Debunking Deep Tissue Massage

I spend a lot of time thinking about massage. I mean, a lot of time. Massage isn’t just my profession, it’s my hobby. On average, I read a book about massage every one to two weeks and take a continuing education course at least once a month. Every time someone moves I subconsciously watch for patterns and postures and trying to figure out where people might have pain or soft tissue restrictions.

Anna, Kyle and I all tend to immerse ourselves in the world of massage so we find it fascinating that the average person has such a limited view of what massage has to offer. There tend to be two groups of thought regarding massage in the general populace; those who believe it is a luxurious relaxing experience and those who are of the “no pain, no gain” school of thought. This mindset was common even among the students in my class back in the days when I taught massage therapy. I opened the lecture of the deep tissue technique class by explaining that deep tissue wasn’t limited to learning how to properly apply pressure. The main purpose of the deep tissue class was learning how to get to the deep tissue.

Our bodies are made up of over 600 muscles. They are layered over one another with superficial muscles closer to the skin and the deep muscles being closer to the bone. Decades ago deep tissue massage was associated most closely with trigger point therapy which is a technique that uses pressure in order to release the trigger points or “knots” that can develop in muscles for a myriad of reasons. Massage therapy has undergone tremendous advancements over the course of the past few decades and the increased research is giving massage therapists cause to rethink this “no pain, no gain” approach to massage.

The discomfort of the traditional deep tissue therapy can feel productive, but unless carefully and skillfully applied can do more harm than good. Those layers of muscles don’t operate separately from one another. There are many direct and subtle interactions between the muscles that make it possible for them to make our bodies move. One important concept behind muscle dynamics is the protective impulse. When one muscle gets irritated or damaged, the surrounding tissues react by changing in order to protect the affected muscle. The surrounding tissues may tighten, take on the function of the damaged muscle or swell in order to do it’s part to allow the damaged muscle to heal. Heavy pressure may eventually release tension or address pain, but if it isn’t correctly applied the surrounding tissues will need to calm down before the healing process can begin.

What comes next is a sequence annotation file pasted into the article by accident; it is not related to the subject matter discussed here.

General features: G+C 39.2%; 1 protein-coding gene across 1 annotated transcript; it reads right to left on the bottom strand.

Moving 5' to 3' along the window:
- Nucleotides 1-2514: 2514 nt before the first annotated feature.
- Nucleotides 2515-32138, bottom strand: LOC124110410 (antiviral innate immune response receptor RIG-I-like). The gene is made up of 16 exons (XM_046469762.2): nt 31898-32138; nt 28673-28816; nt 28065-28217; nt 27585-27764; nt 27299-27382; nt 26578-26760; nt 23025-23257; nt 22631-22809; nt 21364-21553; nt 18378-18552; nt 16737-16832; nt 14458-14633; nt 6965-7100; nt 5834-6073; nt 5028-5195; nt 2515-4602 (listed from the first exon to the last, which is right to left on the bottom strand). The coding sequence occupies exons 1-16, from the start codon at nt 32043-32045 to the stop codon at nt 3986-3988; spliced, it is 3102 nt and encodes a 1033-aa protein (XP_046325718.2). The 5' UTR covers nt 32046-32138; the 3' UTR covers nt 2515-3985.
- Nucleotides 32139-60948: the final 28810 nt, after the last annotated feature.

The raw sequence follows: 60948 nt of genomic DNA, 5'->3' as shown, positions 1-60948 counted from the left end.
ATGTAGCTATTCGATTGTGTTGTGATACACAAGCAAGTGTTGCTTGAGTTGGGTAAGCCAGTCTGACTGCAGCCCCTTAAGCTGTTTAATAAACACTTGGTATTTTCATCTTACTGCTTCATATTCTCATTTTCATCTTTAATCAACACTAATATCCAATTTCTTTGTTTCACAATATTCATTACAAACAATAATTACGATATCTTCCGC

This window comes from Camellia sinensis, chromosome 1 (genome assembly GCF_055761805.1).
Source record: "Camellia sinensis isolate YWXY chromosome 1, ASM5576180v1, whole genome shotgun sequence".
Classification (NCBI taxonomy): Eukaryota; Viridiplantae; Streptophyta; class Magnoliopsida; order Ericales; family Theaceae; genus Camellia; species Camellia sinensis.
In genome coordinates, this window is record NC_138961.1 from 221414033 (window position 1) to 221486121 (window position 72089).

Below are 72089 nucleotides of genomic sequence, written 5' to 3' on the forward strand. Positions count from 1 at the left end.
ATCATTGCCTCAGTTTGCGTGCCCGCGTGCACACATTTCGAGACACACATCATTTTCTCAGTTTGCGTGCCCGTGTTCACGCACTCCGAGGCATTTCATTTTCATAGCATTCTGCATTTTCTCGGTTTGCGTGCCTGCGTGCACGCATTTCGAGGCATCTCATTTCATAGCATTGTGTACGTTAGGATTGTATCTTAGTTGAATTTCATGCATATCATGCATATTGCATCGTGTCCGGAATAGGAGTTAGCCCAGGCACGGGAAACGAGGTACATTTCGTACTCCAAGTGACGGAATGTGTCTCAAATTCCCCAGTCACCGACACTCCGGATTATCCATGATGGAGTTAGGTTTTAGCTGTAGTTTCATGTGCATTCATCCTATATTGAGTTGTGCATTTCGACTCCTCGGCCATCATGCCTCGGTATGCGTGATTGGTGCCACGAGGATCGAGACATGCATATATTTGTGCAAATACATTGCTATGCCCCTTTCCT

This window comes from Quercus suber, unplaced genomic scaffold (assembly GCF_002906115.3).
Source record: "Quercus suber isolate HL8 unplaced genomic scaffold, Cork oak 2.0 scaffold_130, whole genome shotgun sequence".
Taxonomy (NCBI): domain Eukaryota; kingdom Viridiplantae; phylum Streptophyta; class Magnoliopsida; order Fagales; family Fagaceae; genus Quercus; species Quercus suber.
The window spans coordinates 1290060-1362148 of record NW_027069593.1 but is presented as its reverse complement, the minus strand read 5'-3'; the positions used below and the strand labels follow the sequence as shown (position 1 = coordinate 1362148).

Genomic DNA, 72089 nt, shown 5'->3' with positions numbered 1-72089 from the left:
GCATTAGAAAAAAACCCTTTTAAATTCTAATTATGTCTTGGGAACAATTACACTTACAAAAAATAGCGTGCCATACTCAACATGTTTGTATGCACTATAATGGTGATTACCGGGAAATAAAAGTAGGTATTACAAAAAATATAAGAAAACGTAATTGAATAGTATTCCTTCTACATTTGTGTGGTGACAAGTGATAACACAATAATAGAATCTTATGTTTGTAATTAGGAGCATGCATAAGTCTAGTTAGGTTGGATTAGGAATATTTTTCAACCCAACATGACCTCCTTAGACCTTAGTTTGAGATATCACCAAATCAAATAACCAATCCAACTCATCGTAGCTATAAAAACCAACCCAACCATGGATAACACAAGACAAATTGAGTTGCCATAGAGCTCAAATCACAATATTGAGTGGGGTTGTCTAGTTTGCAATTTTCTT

Another important consideration is that many of us tend to ignore our pain signals. We all have busy lives and things like headaches, shoulder aches and knee, hip and low back pain are common. In a perfect world, we would take the time to adjust our posture, drink some water, change our ergonomics or do whatever we needed to take away the cause of the pain. In the real world, we often push through the pain, ignoring those important signals our body is using to tell us how to take care of it. That can make the concept of pressure complex for some folks; they can be so used to pain they have a hard time feeling other potentially more effective sensations. There can be a good deal of psychological stuff that goes into this too, but that’s another article in itself.

Thankfully pressure isn’t the only way to get to the deeper tissues. Anna uses a form of gentle compression and traction she refers to as ortho massage which is a gentle and extremely effective technique for calming tense tissues, releasing restrictions and improving range of motion. Kyle uses massage cupping which is a form of suction that improves blood flow to the tense area and reduces connective tissue restrictions. I prefer positional and myofascial release that allows me to feel for which way the tissues want to move so I can reduce postural compensations and improve movement.

The biggest takeaway for deep tissue work is to communicate openly with your therapist. Everyone has a different definition of what constitutes light, medium and heavy pressure and if you and your therapist aren’t on the same page, you’re risking being at best dissatisfied and at worst injured by your massage. Ask your therapist what their preferred deep tissue technique is. It’s a great opportunity to understand more about how your therapist works and how you respond to treatment. The more both of you understand about your goals and needs for the session, the more effective and enjoyable your session can be.

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